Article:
Each year millions of larval and 0+ juvenile fishes are recruited into estuarine fish populations around the world. For several decades the roles of littoral aquatic and emergent macrophyte habitats as nursery areas for many of these species have been studied and debated at length. This review attempts to collate the published literature and provide a synopsis of the varying, and sometimes conflicting, views on this topic. A large number of studies have shown that a range of species and an abundance of juvenile fishes are associated with littoral macrophytes in estuaries, some of which are found almost exclusively within particular plant habitats. Other studies have shown the movement of certain juvenile fishes from one type of littoral plant habitat to another as they grow and develop new feeding strategies and dietary requirements. Overall, it would appear that seagrass beds and mangrove forests are particularly favoured by fishes as nursery areas in both estuaries and the nearshore marine environment, and that the loss of these habitats leads to a decline in juvenile fish diversity and abundance. Salt marshes and reed beds generally have a lower diversity of fishes than seagrass and mangrove habitats, possibly due to the more temperate location of salt marshes and the dense structure of some reed beds. Stable isotope studies in particular are providing increasing evidence that carbon assimilated by juvenile fishes in mangrove, marsh and reed habitats is not primarily derived from these macrophytes but comprises a mixture of these sources and a diverse range of macro- and microalgae, particularly epiphytic, epipsammic, epipelic and epilithic diatoms and algae found in these areas. The closest trophic link between the macrophyte food chain and associated fishes occurs in seagrass habitats where a significant portion of the overall macrophyte leaf biomass often consists of epiphytic algae and diatoms. Structurally, mangrove forests, salt marshes and reed beds provide more substantial and complex habitats for juvenile fish refuge, but some of these habitats are constrained with regard to nursery provision by being fully exposed at low tide. Under such circumstances the small fish are sometimes forced into creeks and channels where larger piscivorous fishes are often present. Overall, in terms of a broad ranking of the four habitats as potential fish nursery areas, seagrass meadows are ranked first, followed by mangrove forests, salt marshes and then reed beds. This ranking does not imply that the lower ranked habitats are unimportant, since these plants perform a myriad of ecosystem services that are not related to the provision of fish nursery areas, e.g. bank stabilization. It is also emphasized that the protection of specific plant species should not be encouraged because it is important to have an ecosystem approach to conservation so that the diversity of habitats and their connectivity for fishes is maintained.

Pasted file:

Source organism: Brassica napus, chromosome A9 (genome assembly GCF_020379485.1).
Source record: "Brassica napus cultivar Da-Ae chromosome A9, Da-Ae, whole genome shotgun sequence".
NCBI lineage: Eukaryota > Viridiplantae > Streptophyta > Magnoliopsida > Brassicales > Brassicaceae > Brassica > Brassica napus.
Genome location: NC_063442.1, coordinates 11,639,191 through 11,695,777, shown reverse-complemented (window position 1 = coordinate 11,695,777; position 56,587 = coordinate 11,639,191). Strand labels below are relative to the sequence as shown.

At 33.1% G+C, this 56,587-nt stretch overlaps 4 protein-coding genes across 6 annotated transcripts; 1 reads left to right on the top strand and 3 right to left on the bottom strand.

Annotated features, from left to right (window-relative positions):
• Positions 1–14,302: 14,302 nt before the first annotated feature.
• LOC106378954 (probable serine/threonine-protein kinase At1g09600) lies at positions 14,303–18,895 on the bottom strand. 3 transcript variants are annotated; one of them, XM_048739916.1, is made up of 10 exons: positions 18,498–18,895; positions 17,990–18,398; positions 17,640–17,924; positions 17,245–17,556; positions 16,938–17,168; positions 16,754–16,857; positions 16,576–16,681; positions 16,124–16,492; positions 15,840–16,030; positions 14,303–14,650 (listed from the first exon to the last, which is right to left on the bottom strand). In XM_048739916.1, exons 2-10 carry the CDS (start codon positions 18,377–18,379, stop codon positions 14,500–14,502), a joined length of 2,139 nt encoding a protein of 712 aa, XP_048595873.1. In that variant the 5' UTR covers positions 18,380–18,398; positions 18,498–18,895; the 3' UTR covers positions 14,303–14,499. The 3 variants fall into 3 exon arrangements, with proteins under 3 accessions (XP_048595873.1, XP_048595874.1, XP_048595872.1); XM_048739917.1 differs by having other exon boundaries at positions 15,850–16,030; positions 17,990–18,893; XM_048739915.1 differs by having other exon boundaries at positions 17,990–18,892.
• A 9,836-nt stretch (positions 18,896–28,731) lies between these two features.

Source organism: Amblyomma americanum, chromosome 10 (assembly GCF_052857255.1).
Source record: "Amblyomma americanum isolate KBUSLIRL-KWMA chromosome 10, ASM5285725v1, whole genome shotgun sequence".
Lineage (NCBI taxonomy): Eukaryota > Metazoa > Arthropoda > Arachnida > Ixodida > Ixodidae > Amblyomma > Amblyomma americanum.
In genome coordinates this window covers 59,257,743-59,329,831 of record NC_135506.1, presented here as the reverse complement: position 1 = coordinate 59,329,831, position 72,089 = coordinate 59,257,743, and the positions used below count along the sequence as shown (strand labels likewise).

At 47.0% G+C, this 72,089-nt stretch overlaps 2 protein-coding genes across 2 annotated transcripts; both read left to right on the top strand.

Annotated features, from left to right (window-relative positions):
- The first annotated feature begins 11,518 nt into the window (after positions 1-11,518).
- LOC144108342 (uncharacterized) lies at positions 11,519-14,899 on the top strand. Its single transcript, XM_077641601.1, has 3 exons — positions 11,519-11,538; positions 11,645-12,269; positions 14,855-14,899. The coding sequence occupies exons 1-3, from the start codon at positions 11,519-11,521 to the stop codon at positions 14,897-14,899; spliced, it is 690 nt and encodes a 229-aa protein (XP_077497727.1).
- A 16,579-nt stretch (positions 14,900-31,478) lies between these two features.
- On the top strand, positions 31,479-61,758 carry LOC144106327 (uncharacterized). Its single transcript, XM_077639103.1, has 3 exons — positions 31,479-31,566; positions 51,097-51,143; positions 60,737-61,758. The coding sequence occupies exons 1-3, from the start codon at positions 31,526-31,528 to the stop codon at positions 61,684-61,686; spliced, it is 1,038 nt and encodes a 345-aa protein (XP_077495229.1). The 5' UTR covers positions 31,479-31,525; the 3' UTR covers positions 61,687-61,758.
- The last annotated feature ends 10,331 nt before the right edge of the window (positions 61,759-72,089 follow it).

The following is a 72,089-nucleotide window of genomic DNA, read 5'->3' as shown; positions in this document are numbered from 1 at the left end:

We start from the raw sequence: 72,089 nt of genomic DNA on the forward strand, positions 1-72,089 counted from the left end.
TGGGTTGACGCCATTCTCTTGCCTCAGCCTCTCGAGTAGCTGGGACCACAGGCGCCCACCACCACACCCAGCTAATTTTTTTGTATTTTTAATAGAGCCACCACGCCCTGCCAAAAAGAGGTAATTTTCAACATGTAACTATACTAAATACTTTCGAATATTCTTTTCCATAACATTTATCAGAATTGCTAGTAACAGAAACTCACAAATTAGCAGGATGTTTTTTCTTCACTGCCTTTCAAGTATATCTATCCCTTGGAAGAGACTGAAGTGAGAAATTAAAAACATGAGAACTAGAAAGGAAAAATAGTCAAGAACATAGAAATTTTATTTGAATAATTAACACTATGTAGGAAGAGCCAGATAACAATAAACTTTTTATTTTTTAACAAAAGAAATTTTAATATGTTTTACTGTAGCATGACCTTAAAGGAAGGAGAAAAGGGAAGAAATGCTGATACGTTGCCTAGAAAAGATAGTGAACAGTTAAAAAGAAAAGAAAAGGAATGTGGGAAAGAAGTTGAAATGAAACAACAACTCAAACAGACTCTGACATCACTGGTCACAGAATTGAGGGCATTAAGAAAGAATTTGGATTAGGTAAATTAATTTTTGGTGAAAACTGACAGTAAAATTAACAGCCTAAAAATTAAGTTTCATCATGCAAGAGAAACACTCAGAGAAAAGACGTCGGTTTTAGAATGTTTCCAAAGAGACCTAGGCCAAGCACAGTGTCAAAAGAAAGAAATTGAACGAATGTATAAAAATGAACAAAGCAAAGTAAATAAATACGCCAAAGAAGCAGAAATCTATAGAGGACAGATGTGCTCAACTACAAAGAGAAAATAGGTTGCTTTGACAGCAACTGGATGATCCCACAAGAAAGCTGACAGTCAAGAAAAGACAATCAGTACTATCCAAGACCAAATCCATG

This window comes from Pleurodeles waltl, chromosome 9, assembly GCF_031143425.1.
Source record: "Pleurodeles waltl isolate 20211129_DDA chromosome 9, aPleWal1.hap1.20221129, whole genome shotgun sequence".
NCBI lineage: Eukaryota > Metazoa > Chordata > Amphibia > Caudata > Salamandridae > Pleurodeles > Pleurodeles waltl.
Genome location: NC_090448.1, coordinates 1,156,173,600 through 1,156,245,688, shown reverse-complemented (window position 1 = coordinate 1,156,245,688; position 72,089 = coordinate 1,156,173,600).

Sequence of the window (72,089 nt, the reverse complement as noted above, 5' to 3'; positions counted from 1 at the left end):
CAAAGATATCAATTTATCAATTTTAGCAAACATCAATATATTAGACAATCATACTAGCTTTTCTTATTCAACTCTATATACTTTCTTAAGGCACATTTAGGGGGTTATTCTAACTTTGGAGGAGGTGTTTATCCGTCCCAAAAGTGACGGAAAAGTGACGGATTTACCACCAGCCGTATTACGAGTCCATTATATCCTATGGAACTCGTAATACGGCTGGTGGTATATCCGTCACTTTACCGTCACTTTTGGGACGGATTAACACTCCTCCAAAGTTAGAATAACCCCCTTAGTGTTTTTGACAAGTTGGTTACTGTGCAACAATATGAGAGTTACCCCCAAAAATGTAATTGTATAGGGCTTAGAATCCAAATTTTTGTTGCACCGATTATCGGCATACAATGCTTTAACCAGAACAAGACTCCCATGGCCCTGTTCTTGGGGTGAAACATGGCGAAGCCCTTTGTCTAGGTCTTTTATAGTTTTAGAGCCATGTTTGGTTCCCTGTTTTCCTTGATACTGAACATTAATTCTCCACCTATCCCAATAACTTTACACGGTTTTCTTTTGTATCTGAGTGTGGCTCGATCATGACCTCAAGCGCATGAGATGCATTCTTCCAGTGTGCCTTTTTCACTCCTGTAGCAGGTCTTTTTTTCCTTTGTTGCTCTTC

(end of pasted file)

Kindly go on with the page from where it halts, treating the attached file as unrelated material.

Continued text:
Reviews in Fish Biology and Fisheries – Springer Journals
Published: Oct 26, 2016
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